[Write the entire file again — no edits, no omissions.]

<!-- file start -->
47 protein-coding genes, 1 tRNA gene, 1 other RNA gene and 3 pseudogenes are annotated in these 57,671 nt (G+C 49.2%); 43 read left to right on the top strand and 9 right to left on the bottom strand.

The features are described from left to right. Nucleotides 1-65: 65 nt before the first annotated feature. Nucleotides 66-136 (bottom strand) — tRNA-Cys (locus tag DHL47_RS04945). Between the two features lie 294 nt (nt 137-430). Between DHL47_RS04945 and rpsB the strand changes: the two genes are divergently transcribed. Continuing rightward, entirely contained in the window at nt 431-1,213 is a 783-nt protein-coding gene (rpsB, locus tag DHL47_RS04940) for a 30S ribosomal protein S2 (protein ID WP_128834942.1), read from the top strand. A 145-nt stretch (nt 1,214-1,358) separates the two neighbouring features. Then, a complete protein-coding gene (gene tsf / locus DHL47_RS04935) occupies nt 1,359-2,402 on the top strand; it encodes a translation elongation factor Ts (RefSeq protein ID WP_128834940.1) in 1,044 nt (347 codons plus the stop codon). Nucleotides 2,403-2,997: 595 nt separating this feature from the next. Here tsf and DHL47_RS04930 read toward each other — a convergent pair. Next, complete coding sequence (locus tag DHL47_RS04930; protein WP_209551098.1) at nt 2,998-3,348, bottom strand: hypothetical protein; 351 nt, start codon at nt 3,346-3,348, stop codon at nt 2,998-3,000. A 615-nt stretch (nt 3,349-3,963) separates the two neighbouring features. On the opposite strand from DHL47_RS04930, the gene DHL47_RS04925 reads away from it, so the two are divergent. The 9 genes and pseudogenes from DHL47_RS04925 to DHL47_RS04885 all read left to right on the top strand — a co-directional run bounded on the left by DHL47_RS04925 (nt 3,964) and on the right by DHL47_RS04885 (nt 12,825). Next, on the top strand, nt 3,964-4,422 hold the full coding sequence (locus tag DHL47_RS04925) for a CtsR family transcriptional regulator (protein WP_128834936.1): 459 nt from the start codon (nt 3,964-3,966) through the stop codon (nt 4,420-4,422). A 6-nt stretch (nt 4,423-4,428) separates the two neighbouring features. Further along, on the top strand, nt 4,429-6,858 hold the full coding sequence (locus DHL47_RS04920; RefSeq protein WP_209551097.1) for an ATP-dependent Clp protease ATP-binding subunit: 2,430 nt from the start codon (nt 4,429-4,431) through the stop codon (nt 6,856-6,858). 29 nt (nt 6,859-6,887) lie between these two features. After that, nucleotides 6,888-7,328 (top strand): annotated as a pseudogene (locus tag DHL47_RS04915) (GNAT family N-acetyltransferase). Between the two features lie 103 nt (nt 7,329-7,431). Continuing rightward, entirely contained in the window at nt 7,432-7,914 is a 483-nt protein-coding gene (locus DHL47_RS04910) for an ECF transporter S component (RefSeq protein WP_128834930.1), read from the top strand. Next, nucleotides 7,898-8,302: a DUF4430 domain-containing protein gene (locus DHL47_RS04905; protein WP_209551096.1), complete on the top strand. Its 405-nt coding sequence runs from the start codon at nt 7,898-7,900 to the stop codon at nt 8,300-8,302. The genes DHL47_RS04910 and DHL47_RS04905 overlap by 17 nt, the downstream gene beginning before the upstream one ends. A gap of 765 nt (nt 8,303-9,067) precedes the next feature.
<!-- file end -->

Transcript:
47 protein-coding genes, 1 tRNA gene, 1 other RNA gene and 3 pseudogenes are annotated in these 57,671 nt (G+C 49.2%); 43 read left to right on the top strand and 9 right to left on the bottom strand.

The features are described from left to right. Nucleotides 1-65: 65 nt before the first annotated feature. Nucleotides 66-136 (bottom strand) — tRNA-Cys (locus tag DHL47_RS04945). Between the two features lie 294 nt (nt 137-430). Between DHL47_RS04945 and rpsB the strand changes: the two genes are divergently transcribed. Continuing rightward, entirely contained in the window at nt 431-1,213 is a 783-nt protein-coding gene (rpsB, locus tag DHL47_RS04940) for a 30S ribosomal protein S2 (protein ID WP_128834942.1), read from the top strand. A 145-nt stretch (nt 1,214-1,358) separates the two neighbouring features. Then, a complete protein-coding gene (gene tsf / locus DHL47_RS04935) occupies nt 1,359-2,402 on the top strand; it encodes a translation elongation factor Ts (RefSeq protein ID WP_128834940.1) in 1,044 nt (347 codons plus the stop codon). Nucleotides 2,403-2,997: 595 nt separating this feature from the next. Here tsf and DHL47_RS04930 read toward each other — a convergent pair. Next, complete coding sequence (locus tag DHL47_RS04930; protein WP_209551098.1) at nt 2,998-3,348, bottom strand: hypothetical protein; 351 nt, start codon at nt 3,346-3,348, stop codon at nt 2,998-3,000. A 615-nt stretch (nt 3,349-3,963) separates the two neighbouring features. On the opposite strand from DHL47_RS04930, the gene DHL47_RS04925 reads away from it, so the two are divergent. The 9 genes and pseudogenes from DHL47_RS04925 to DHL47_RS04885 all read left to right on the top strand — a co-directional run bounded on the left by DHL47_RS04925 (nt 3,964) and on the right by DHL47_RS04885 (nt 12,825). Next, on the top strand, nt 3,964-4,422 hold the full coding sequence (locus tag DHL47_RS04925) for a CtsR family transcriptional regulator (protein WP_128834936.1): 459 nt from the start codon (nt 3,964-3,966) through the stop codon (nt 4,420-4,422). A 6-nt stretch (nt 4,423-4,428) separates the two neighbouring features. Further along, on the top strand, nt 4,429-6,858 hold the full coding sequence (locus DHL47_RS04920; RefSeq protein WP_209551097.1) for an ATP-dependent Clp protease ATP-binding subunit: 2,430 nt from the start codon (nt 4,429-4,431) through the stop codon (nt 6,856-6,858). 29 nt (nt 6,859-6,887) lie between these two features. After that, nucleotides 6,888-7,328 (top strand): annotated as a pseudogene (locus tag DHL47_RS04915) (GNAT family N-acetyltransferase). Between the two features lie 103 nt (nt 7,329-7,431). Continuing rightward, entirely contained in the window at nt 7,432-7,914 is a 483-nt protein-coding gene (locus DHL47_RS04910) for an ECF transporter S component (RefSeq protein WP_128834930.1), read from the top strand. Next, nucleotides 7,898-8,302: a DUF4430 domain-containing protein gene (locus DHL47_RS04905; protein WP_209551096.1), complete on the top strand. Its 405-nt coding sequence runs from the start codon at nt 7,898-7,900 to the stop codon at nt 8,300-8,302. The genes DHL47_RS04910 and DHL47_RS04905 overlap by 17 nt, the downstream gene beginning before the upstream one ends. A gap of 765 nt (nt 8,303-9,067) precedes the next feature.